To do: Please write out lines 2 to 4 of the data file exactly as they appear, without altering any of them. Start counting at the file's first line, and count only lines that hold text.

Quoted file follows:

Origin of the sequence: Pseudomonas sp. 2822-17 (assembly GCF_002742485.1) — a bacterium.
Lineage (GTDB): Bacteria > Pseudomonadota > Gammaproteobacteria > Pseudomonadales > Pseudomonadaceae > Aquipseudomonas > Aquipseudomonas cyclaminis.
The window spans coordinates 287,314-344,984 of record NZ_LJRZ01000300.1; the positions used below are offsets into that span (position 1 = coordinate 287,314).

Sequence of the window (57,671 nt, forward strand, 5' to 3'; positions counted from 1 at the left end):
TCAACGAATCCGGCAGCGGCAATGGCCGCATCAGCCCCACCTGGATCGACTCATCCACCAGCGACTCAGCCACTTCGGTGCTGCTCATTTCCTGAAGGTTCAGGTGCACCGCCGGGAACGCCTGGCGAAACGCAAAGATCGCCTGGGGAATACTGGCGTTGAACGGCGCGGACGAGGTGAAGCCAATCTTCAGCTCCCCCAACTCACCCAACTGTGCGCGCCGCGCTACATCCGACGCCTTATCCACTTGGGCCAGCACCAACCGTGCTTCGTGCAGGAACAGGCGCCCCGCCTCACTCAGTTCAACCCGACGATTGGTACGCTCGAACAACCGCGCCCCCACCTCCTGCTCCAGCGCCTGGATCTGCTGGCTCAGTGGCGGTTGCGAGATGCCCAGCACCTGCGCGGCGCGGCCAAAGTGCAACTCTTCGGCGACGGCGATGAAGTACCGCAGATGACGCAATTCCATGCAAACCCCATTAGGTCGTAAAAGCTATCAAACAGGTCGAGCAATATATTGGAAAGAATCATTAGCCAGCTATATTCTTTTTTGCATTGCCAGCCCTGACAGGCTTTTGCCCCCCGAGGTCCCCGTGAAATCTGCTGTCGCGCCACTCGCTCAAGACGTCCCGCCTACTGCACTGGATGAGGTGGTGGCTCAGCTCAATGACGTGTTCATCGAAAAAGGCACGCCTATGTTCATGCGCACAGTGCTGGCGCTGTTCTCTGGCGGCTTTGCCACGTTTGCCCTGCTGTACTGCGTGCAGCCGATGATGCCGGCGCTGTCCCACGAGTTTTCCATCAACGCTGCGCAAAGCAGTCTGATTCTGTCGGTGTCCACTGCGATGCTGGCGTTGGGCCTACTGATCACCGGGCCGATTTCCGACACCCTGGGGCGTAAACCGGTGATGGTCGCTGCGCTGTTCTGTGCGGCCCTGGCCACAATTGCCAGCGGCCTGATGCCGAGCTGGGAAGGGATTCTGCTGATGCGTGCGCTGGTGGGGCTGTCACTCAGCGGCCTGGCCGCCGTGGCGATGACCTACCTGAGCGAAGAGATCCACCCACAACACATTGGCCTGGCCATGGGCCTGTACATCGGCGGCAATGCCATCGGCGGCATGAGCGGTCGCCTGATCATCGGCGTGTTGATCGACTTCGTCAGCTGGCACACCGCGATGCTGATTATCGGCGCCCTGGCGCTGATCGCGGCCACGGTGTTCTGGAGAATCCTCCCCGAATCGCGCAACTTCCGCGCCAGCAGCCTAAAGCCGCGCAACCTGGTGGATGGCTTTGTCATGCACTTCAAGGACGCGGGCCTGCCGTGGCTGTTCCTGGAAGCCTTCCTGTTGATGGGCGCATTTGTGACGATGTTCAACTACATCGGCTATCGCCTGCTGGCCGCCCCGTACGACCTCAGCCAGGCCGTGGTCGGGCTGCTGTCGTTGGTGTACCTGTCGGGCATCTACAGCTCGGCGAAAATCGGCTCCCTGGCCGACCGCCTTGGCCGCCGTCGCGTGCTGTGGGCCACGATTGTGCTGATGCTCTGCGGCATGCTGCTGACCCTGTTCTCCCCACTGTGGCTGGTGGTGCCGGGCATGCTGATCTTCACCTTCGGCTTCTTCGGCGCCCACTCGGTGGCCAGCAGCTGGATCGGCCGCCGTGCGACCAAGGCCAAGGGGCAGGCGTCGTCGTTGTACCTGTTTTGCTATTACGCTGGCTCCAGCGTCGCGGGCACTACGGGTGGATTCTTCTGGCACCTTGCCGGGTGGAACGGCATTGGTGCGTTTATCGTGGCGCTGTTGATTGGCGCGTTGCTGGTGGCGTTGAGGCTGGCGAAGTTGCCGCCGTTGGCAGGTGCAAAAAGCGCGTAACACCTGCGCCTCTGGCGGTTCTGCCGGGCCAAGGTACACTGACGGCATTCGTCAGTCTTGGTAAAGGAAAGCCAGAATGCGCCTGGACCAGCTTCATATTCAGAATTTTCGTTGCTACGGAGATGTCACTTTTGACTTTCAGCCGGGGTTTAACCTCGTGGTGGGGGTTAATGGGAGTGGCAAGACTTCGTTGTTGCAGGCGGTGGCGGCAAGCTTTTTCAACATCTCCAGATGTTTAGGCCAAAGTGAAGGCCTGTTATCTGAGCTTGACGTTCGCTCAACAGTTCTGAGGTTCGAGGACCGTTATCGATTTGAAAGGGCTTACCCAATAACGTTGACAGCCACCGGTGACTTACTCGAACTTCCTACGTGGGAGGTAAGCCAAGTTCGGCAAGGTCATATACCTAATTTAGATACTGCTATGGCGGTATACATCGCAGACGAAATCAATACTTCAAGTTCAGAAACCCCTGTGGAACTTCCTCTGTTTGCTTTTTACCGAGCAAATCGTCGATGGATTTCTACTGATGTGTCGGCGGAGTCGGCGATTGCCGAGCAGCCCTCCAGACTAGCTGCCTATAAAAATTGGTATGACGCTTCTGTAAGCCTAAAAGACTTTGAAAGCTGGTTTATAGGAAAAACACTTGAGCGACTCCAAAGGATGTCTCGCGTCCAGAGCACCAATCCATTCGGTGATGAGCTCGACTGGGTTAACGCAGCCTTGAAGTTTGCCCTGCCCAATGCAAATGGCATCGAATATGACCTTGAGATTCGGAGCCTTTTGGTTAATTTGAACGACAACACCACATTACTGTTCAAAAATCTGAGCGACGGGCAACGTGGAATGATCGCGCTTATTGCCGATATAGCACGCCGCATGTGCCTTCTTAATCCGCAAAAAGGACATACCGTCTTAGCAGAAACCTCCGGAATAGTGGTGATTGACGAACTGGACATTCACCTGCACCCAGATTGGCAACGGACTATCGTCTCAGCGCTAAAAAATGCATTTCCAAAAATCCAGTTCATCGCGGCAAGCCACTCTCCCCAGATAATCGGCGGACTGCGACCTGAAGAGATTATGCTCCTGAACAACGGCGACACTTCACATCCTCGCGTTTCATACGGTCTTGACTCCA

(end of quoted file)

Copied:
Lineage (GTDB): Bacteria > Pseudomonadota > Gammaproteobacteria > Pseudomonadales > Pseudomonadaceae > Aquipseudomonas > Aquipseudomonas cyclaminis.
The window spans coordinates 287,314-344,984 of record NZ_LJRZ01000300.1; the positions used below are offsets into that span (position 1 = coordinate 287,314).

Sequence of the window (57,671 nt, forward strand, 5' to 3'; positions counted from 1 at the left end):